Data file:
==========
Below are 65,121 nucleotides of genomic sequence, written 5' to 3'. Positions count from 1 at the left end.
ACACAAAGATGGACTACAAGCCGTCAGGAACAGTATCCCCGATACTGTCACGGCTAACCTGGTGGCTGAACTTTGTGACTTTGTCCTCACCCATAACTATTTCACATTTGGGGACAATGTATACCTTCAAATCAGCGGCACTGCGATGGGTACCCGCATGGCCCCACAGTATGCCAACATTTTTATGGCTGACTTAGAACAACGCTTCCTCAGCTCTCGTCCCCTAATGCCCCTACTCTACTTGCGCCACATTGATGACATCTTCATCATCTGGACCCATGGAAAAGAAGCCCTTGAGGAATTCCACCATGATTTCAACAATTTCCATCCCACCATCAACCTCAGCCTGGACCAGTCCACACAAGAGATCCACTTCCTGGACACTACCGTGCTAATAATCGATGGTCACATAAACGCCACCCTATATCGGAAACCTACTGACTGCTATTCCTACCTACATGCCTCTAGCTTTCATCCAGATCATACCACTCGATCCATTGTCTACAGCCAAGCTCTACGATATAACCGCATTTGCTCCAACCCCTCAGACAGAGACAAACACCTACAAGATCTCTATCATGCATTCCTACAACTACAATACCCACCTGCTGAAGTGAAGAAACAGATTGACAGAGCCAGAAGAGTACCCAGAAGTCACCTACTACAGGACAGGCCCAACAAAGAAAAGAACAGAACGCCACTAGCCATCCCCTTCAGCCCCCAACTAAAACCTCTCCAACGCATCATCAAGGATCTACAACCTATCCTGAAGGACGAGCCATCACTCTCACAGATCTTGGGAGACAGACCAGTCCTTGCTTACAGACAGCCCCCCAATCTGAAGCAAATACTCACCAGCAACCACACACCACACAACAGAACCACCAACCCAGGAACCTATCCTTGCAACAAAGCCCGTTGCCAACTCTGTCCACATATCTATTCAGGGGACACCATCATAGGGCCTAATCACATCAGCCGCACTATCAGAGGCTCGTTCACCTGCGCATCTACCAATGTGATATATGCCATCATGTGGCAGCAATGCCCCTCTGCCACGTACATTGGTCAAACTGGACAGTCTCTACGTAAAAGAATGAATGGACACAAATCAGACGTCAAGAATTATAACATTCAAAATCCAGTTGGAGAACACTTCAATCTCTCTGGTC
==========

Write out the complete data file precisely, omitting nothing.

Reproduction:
Below are 65,121 nucleotides of genomic sequence, written 5' to 3'. Positions count from 1 at the left end.
ACACAAAGATGGACTACAAGCCGTCAGGAACAGTATCCCCGATACTGTCACGGCTAACCTGGTGGCTGAACTTTGTGACTTTGTCCTCACCCATAACTATTTCACATTTGGGGACAATGTATACCTTCAAATCAGCGGCACTGCGATGGGTACCCGCATGGCCCCACAGTATGCCAACATTTTTATGGCTGACTTAGAACAACGCTTCCTCAGCTCTCGTCCCCTAATGCCCCTACTCTACTTGCGCCACATTGATGACATCTTCATCATCTGGACCCATGGAAAAGAAGCCCTTGAGGAATTCCACCATGATTTCAACAATTTCCATCCCACCATCAACCTCAGCCTGGACCAGTCCACACAAGAGATCCACTTCCTGGACACTACCGTGCTAATAATCGATGGTCACATAAACGCCACCCTATATCGGAAACCTACTGACTGCTATTCCTACCTACATGCCTCTAGCTTTCATCCAGATCATACCACTCGATCCATTGTCTACAGCCAAGCTCTACGATATAACCGCATTTGCTCCAACCCCTCAGACAGAGACAAACACCTACAAGATCTCTATCATGCATTCCTACAACTACAATACCCACCTGCTGAAGTGAAGAAACAGATTGACAGAGCCAGAAGAGTACCCAGAAGTCACCTACTACAGGACAGGCCCAACAAAGAAAAGAACAGAACGCCACTAGCCATCCCCTTCAGCCCCCAACTAAAACCTCTCCAACGCATCATCAAGGATCTACAACCTATCCTGAAGGACGAGCCATCACTCTCACAGATCTTGGGAGACAGACCAGTCCTTGCTTACAGACAGCCCCCCAATCTGAAGCAAATACTCACCAGCAACCACACACCACACAACAGAACCACCAACCCAGGAACCTATCCTTGCAACAAAGCCCGTTGCCAACTCTGTCCACATATCTATTCAGGGGACACCATCATAGGGCCTAATCACATCAGCCGCACTATCAGAGGCTCGTTCACCTGCGCATCTACCAATGTGATATATGCCATCATGTGGCAGCAATGCCCCTCTGCCACGTACATTGGTCAAACTGGACAGTCTCTACGTAAAAGAATGAATGGACACAAATCAGACGTCAAGAATTATAACATTCAAAATCCAGTTGGAGAACACTTCAATCTCTCTGGTC